Case Studies in Stage III NSCLC: A Summary of the Presentation by Dr. Nancy Nixon

At the 2018 Canadian Lung Cancer Conference (CLCCO), Dr. Nancy Nixon, a medical oncologist at the Tom Baker Cancer Centre in Calgary, discussed two cases of patients with stage III non-small cell lung cancer (NSCLC). Her presentation, summarized in this article, highlighted traditional treatments as well as new options available to each patient given their presenting symptoms.

Dr. Nixon presented the following two cases during her talk:

Case #1 – Mr. A

History and presentation:

  • 52-year-old man;
  • Smoked half a pack per day from the age of 18 until about two years ago;
  • Has been having left-sided chest pain radiating to the back for the past six months;
  • Experiences shortness of breath while doing stairs;
  • Chest x-ray showed a left hilar mass;
  • Computed tomography (CT) scan of the chest showed a 3.2 cm by 5.4 cm mass in the left lower lobe associated with collapse; and
  • A bronchoscopy showed that in station 4L, seven lymph nodes were positive.

Based on these results, Mr. A presented with a station 4L, N2, T3 tumour, and was diagnosed with stage IIIb NSCLC. According to these criteria, his expected probability of survival is 44% at two years and 26% at five years.

A member of the audience stated that stage III NSCLC is an interesting cancer, given that there are several ways to go about treating it: trimodality treatment, chemoradiation therapy (concurrent or sequential), surgery followed by radiotherapy, and chemoradiation followed by durvalumab. Dr. Nixon agreed that these stage III NSCLC cases require multidisciplinary discussion as they can be managed through multiple modalities, with various combinations of surgery, radiation therapy, and chemotherapy showing modest improvements, but none standing out over the others.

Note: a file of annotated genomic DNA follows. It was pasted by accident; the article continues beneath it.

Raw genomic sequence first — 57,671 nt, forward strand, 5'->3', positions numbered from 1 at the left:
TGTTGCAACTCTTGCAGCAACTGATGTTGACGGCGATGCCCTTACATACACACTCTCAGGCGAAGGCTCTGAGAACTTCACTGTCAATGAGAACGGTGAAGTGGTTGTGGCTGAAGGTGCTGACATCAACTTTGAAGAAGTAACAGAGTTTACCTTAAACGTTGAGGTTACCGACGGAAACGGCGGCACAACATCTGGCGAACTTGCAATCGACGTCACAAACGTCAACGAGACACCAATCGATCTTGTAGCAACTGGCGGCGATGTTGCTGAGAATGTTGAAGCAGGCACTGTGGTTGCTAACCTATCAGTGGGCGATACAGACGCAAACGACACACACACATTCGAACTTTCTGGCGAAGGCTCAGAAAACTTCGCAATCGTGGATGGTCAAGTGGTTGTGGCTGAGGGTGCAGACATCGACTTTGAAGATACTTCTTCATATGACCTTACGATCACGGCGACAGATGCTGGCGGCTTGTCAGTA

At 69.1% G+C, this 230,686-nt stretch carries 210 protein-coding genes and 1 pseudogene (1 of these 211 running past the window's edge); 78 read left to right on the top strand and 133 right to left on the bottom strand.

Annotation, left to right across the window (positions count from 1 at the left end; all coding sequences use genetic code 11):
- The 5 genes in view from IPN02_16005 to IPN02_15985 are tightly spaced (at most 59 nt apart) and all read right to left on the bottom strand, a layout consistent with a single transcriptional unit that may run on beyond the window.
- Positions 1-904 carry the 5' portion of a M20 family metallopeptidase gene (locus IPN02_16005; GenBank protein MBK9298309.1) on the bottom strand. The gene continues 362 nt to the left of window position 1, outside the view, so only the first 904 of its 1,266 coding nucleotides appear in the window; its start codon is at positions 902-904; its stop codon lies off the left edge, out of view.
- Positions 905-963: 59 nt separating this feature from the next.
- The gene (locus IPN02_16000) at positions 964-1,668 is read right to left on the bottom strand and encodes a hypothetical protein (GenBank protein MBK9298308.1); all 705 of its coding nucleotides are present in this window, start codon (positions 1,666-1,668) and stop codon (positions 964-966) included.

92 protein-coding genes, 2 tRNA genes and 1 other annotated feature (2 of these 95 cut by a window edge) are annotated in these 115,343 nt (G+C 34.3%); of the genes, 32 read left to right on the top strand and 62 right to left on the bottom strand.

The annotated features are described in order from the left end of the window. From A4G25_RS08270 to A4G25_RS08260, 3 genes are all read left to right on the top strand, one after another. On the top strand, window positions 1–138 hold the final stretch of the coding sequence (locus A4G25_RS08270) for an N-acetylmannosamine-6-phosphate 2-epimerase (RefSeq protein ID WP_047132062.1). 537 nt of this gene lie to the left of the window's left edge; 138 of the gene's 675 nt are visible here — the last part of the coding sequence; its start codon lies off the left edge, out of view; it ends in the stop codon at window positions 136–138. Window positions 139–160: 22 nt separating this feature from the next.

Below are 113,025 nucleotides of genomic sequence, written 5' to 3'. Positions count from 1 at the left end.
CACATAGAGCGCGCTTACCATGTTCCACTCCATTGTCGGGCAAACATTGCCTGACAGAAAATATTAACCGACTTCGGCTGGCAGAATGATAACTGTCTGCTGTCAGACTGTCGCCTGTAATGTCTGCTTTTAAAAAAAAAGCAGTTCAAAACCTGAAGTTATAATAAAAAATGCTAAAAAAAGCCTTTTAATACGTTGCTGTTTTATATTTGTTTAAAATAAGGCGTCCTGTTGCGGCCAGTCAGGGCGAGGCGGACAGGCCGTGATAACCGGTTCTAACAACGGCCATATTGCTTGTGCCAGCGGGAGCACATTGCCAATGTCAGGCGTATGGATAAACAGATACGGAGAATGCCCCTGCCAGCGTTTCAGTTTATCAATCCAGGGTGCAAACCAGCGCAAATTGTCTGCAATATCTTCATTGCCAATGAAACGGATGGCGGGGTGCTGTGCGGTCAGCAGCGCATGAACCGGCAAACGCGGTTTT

Given that outcomes are poor with radiation alone, chemoradiotherapy has emerged as a good option. The rationale for using this approach is that it may act on different cell populations, may reduce or eliminate micrometastases, allows for maximization of each treatment due to non-cross reacting toxicities, and may radiosensitize the tumour cells. The major disadvantage of chemoradiotherapy is its related toxicity. Early studies from the 1990s demonstrated only modest improvements in overall survival (OS) with sequential chemoradiotherapy when compared with radiotherapy alone.1–3 Furthermore, several metanalyses that looked at chemoradiation, both sequential and concurrent, also demonstrated modest improvements in median OS.4–6 Notably, concurrent chemoradiation therapy is thought to be more beneficial than sequential chemoradiation therapy. This is based on a study published in 1999 which demonstrated a statistically significant improvement in response rate (84% vs. 66%; p <0.001) and median OS (16.5 months vs. 13.3 months; p = 0.04) with concurrent chemoradiation therapy over the sequential approach.7 Similar results were seen in the RTOG 94-10, which looked at different chemotherapy approaches.8 The median OS was once again statistically improved with concurrent chemoradiation therapy versus sequential (17.0 months vs. 14.6 months; p = 0.046). A Cochrane review, published in 2010, also demonstrated similar results.9 However, one must question whether the three-month improvements that were seen in these studies really are significant for patients and whether the increase in efficacy is worth the increased toxicity.

Case #2 – Mrs. B

History and presentation:

  • 47-year-old woman;
  • Current smoker of a pack a day since age of 20;
  • Recently involved in a motor vehicle accident and complained of rib pain;